Earlier this week, the Mississippi Supreme Court reminded us of the warnings we all used to hear as kids- –
“Walk, Don’t Run.”
In this new case, our State Supreme Court ruled that it is okay to walk away from the police, but there will be no running. After receiving an anonymous tip that a group of “young black men” were selling drugs on a corner, a Greenville police officer drove to the scene and tried to stop the first young black male he encountered. He flashed his blue lights and commanded that the young man come talk to him. The MSSC held that neither the anonymous tip nor the observed activity was sufficient to create probable cause for a Terry Stop (a brief detention of a person officers are permitted to make if they have a reasonable suspicion that a crime has been or is about to be committed).
The Mississippi Court noted that the United States Supreme Court has previously held that where an officer lacks reasonable suspicion or probable cause and approaches an individual, that “individual has the right to ignore the police and go about his business.” As the Court noted “any refusal to cooperate, without more, does not furnish the minimal level of objective justification needed for a detention or seizure.” However, “going about your business” apparently does not extend to rapidly moving in a direction that generally takes you away from the officer. If you run away from the officer, rather than simply ignoring him, that is evidence of evasion and therefore provides the required suspicion to detain. “Headlong flight – wherever it occurs – is the consummate act of evasion: It is not necessarily indicative of wrongdoing, but it is certainly suggestive of such.” Since the suspect in this case ran rather than walked away from the officer, the subsequent arrest for possession of drugs was valid, even though the officer had no right to detain him initially.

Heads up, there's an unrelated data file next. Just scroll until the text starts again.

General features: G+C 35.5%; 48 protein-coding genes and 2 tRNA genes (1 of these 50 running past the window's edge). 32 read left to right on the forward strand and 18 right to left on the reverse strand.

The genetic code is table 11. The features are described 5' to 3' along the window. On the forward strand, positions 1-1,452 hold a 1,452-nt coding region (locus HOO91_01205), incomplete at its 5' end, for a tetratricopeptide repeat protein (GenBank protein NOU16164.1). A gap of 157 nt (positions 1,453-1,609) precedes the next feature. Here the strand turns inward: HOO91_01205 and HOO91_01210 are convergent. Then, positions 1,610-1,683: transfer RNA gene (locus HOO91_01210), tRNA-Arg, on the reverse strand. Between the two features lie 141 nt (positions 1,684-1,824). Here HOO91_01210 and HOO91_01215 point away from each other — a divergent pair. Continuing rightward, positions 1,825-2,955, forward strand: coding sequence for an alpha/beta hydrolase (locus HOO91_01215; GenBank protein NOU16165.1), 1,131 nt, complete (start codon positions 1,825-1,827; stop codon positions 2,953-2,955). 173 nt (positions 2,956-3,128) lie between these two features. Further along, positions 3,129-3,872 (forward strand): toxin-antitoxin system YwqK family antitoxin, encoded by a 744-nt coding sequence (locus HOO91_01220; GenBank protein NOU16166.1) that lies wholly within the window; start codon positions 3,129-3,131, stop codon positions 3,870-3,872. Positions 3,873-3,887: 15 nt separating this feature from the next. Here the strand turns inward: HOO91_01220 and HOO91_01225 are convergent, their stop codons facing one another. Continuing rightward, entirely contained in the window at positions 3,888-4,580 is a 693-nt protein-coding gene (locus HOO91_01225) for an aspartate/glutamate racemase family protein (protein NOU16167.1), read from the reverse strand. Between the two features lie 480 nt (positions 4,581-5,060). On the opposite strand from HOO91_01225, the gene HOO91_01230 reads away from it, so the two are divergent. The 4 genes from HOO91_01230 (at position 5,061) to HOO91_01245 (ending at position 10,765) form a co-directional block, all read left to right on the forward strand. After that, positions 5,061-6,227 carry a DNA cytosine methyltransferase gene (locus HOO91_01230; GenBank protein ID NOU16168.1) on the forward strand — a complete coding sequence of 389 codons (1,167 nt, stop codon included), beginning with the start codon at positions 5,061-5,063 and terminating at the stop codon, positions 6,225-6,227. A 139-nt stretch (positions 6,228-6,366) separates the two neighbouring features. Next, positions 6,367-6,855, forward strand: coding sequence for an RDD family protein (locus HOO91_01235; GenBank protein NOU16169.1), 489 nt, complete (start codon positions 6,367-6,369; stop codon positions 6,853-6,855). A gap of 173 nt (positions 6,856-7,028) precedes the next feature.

Maybe all those constant warnings we received from our parents, teachers and lifeguards were more helpful that we ever appreciated at the time.
Here’s the Full Opinion:
IN THE SUPREME COURT OF MISSISSIPPI NO. 2012-CT-00460-SCT TAZARIUS COOPER a/k/a T.C.
STATE OF MISSISSIPPI